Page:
Adam Scott Joins Fight Against ALS Alongside Renée Zellweger, Courteney Cox at Charity Walk

Courteney Cox Adam Scott - H 2019
(Photo by Presley Ann/Getty Images)

Renée Zellweger had a request.

Standing on a stage just after 11 a.m. on the south lawn of L.A.’s Exposition Park with a microphone in hand, the Oscar-winning actress reminded the crowd of nearly 2000 of a tradition started a few years back. “There are people we’re here for that we’re personally touched by and advocating for,” said Zellweger, backed by fellow actors Courteney Cox and Adam Scott. “We shouted at the top of our lungs the name of the person we love who brought us here. Can we do that again this year?”

The crowd — gathered for Sunday’s L.A. County Walk to Defeat ALS organized by the ALS Association Golden West Chapter — responded with a resounding “yes.” But before they got to the name calling, Zellweger just had one more quick plea: “Get your lungs ready, cuz we’re gonna shout!” Zellweger then counted down from five seconds to one and with that directive, the entire lawn erupted with a chorus of names, too many to distinctly make out but all worth hearing. There was Dale, Mari, Saul, Steve, Raven, Mari, Polly, Patrick, Carmelita, Ellen, Howard, Jerry, Rachel, Shirley and many more.

The name Zellweger, Cox and publicist Jay Schwartz shouted from the stage and the same one projected by more than 60 from a nearby VIP tent just a stone’s throw away, belonged to one person: Nanci Ryder. The onetime power publicist was surrounded by Team Nanci members inside the tent that served as the morning’s home base for her supporters ahead of the walk as they caught up over coffee, eggs, bacon and HydroTab water. Those supporters, unmistakable in Vera Wang designed and donated black T-shirts with green “Team Nanci” text, again finished at No. 1 in fundraising (with $78,644 raised) for the L.A. County Walk to Defeat ALS, just as they have every year since Ryder revealed her diagnosis in 2015. (More than $400,000 was raised overall.)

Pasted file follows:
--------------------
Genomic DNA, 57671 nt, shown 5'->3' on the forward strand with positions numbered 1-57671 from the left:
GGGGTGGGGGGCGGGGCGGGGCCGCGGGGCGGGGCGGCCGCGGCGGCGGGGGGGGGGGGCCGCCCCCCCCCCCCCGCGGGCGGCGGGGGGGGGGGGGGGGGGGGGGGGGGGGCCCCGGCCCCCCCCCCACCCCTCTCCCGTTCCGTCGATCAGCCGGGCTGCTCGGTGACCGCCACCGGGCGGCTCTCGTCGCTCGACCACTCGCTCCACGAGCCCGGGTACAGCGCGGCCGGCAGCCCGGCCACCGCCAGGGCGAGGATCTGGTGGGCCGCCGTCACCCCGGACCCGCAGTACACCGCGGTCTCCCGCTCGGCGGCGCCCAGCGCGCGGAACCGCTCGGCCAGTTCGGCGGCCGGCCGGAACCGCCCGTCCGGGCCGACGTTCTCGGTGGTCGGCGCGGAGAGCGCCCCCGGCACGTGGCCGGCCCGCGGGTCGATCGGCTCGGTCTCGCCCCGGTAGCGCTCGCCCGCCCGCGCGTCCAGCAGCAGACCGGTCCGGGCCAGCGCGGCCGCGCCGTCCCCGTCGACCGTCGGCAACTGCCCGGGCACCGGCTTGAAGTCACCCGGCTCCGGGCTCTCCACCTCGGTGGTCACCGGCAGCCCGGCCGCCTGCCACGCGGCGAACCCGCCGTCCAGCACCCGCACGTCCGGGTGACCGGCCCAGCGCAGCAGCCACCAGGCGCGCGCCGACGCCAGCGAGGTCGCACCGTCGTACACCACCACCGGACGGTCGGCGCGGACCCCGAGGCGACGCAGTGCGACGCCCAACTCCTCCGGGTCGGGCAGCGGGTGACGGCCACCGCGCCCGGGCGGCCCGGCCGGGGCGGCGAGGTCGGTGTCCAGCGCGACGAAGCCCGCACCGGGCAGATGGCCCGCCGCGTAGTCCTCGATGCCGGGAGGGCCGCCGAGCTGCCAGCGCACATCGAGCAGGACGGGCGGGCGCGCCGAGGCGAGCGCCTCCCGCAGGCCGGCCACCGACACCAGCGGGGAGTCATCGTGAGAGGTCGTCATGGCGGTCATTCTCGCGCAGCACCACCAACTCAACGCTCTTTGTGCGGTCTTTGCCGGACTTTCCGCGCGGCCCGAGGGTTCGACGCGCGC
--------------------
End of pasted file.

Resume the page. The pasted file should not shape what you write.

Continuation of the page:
Amyotrophic lateral sclerosis, more commonly known as ALS or Lou Gehrig’s disease, is a neurodegenerative disease that typically attacks both upper and lower motor neurons and causes degeneration throughout the brain and spinal cord. As the disease progresses, it robs people of the use of their hands, arms and legs, and the ability to speak, swallow and, sometimes, the ability to breathe on one’s own. So, shouting the names of those who can no longer speak carries special significance that was not lost of Cox, a longtime friend and former client of Ryder's.

“The way I’m showing my love and support is to be here and keep talking about it to bring awareness,” she told The Hollywood Reporter. “This disease is tough; it’s really, really hard. I just picked up a sign that said ‘Never Give Up,’ and that’s the thing. Even if you’ve lost someone to ALS, you have to keep getting the word out. You have to raise awareness and funds to find a cure. There will be a cure.”

Cox has been a stalwart supporter of the cause and a diehard Team Nanci member along with friends who were present Sunday, like Zellweger, Schwartz, CAA’s Bryan Lourd, Don Diamont, hairstylist Tracey Cunningham, Kathy and Tom Maffei, Nick Kiriazis, Brandon Creed, John Chino, Jennifer Allen, Melissa Kates, Lawrence and Gregory Zarian, Dr. Justin Ichida, Michele and Simon Wise, and many others. It’s that dedicated fan base that has helped Team Nanci raise $715,374 over these past five years, a figure revealed by Schwartz during his comments from the podium during the kickoff festivities.